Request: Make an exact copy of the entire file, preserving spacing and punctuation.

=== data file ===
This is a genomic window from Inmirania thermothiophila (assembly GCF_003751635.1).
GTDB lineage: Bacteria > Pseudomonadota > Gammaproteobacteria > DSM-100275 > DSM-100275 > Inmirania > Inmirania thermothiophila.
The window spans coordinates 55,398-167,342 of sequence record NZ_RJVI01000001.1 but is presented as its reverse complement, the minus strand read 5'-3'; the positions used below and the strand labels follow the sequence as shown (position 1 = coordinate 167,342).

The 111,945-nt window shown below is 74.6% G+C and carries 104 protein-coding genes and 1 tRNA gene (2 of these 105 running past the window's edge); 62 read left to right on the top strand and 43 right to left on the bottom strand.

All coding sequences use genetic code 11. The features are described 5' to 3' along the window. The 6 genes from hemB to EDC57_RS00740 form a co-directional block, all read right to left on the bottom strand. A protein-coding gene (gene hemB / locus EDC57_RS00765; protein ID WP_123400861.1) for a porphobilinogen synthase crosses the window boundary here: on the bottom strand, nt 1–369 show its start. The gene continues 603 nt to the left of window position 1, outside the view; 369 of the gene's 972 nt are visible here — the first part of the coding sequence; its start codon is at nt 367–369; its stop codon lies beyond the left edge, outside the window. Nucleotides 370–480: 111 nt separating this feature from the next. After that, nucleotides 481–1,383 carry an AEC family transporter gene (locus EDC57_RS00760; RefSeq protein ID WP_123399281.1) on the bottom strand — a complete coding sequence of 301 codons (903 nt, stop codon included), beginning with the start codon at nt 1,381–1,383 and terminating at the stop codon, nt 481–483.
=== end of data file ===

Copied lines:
This is a genomic window from Inmirania thermothiophila (assembly GCF_003751635.1).
GTDB lineage: Bacteria > Pseudomonadota > Gammaproteobacteria > DSM-100275 > DSM-100275 > Inmirania > Inmirania thermothiophila.
The window spans coordinates 55,398-167,342 of sequence record NZ_RJVI01000001.1 but is presented as its reverse complement, the minus strand read 5'-3'; the positions used below and the strand labels follow the sequence as shown (position 1 = coordinate 167,342).

The 111,945-nt window shown below is 74.6% G+C and carries 104 protein-coding genes and 1 tRNA gene (2 of these 105 running past the window's edge); 62 read left to right on the top strand and 43 right to left on the bottom strand.

All coding sequences use genetic code 11. The features are described 5' to 3' along the window. The 6 genes from hemB to EDC57_RS00740 form a co-directional block, all read right to left on the bottom strand. A protein-coding gene (gene hemB / locus EDC57_RS00765; protein ID WP_123400861.1) for a porphobilinogen synthase crosses the window boundary here: on the bottom strand, nt 1–369 show its start. The gene continues 603 nt to the left of window position 1, outside the view; 369 of the gene's 972 nt are visible here — the first part of the coding sequence; its start codon is at nt 367–369; its stop codon lies beyond the left edge, outside the window. Nucleotides 370–480: 111 nt separating this feature from the next. After that, nucleotides 481–1,383 carry an AEC family transporter gene (locus EDC57_RS00760; RefSeq protein ID WP_123399281.1) on the bottom strand — a complete coding sequence of 301 codons (903 nt, stop codon included), beginning with the start codon at nt 1,381–1,383 and terminating at the stop codon, nt 481–483.